If you have chronic pain and are on long-term use of opioids, and are middle-aged or younger, did your healthcare provider discuss the implications of opioid tolerance with you? The Institute for Chronic Pain website has a new content page that tackles this important yet complex issue.
While the issue of addiction tends to dominate debates over opioid management for chronic pain, the field remains largely silent about another important issue with regard to the long-term use of opioids. It is the issue of opioid tolerance. Tolerance is a phenomenon that occurs when an individual over time requires greater amounts of a drug to continue to obtain the original degree of its desired, therapeutic effect (Savage, et al., 2003). Tolerance to a medication becomes problematic when, on the one hand, patients taking the medication have many years yet to live and, on the other hand, it is not feasible to expect that they can continue to periodically increase the dose of the medication indefinitely. As such, this problem is particularly applicable to chronic pain patients on long-term opioid management who have a reasonably long life expectancy – another twenty or thirty or forty more years to live.
It leads to the inevitable question: What will chronic pain patients do when, after years of periodically increasing the dose whenever their opioid medication started to become less effective, they find themselves on the highest dose of an opioid and even this level of the medication no longer effectively reduces their pain? In other words, what happens when patients become opioid tolerant to the highest doses of the medication and still have many years yet to live? The field of chronic pain management has now had patients on the long-term use of opioids for almost two decades and as a result it is increasingly common to see opioid tolerant patients in clinic – patients who have been on these medications for many years and are finding that the medications are no longer very effective even when they are on the conventionally agreed upon highest doses.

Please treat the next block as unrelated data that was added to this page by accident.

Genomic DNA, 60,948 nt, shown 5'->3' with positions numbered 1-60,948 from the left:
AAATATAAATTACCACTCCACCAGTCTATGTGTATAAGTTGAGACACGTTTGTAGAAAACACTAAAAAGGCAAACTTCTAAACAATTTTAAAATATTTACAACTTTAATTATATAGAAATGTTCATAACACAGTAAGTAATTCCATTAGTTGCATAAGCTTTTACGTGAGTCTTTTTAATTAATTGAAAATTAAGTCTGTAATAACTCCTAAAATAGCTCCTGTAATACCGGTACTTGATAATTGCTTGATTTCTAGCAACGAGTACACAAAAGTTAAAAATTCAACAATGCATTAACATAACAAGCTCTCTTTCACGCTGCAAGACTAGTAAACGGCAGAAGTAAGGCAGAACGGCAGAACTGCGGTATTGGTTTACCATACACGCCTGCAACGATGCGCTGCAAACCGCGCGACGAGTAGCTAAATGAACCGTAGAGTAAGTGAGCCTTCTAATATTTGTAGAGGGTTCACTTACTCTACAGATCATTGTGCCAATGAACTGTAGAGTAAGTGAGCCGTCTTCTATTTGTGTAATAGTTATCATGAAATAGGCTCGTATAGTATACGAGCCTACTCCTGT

This increasingly common clinical problem is chockfull of ethical implications:
- What now is our shared responsibility for the care of such patients?
- Should the field have done better at predicting this problem, given what historically we knew about tolerance to drugs and medications?
- Are we as a field routinely providing informed consent by discussing with our patients the long-term consequences of opioid tolerance with our current patients?
- How much are we helping patients if we allow them to become opioid tolerant to the highest doses of the medications when they have many years yet to live?
- How are we going to treat such patients in the future if they have an altogether different painful injury or illness? How will we manage the opioid tolerant patient’s pain if, for instance, the patient later in life develops a terminal cancer or falls and breaks a hip and requires surgery when elderly?
- Should we continue the practice of long-term opioid management for patients who are neither elderly nor terminally ill (i.e., people with chronic pain for whom we might reasonably expect to live more than a decade or two)?
- Should we continue to engage in long-term opioid management for such patients when we know we have an empirically supported, effective alternative to opioids for people with chronic pain – the interdisciplinary chronic pain rehabilitation program?
Despite our persistent failure to discuss it, the topic of opioid tolerance demands of us to openly acknowledge it. It is an increasingly common clinical problem for chronic pain patients and their providers alike. Moreover, it leads to a slew of ethical problems that require resolution.
For a more in depth discussion of these issues, please read Tolerance to Opioid Pain Medications on the Institute for Chronic Pain website.
Savage, S. R., Joranson, D. E., Covington, E. C., Schnoll, S. H., Heit, H. A., & Gilson, A. M. (2003). Definitions related to the medical use of opioids: Evolution towards universal agreement. Journal of Pain and Symptom Management, 26(1), 655-667.
Author: Murray J. McAllister, PsyD
Date of last modification: 7-18-2014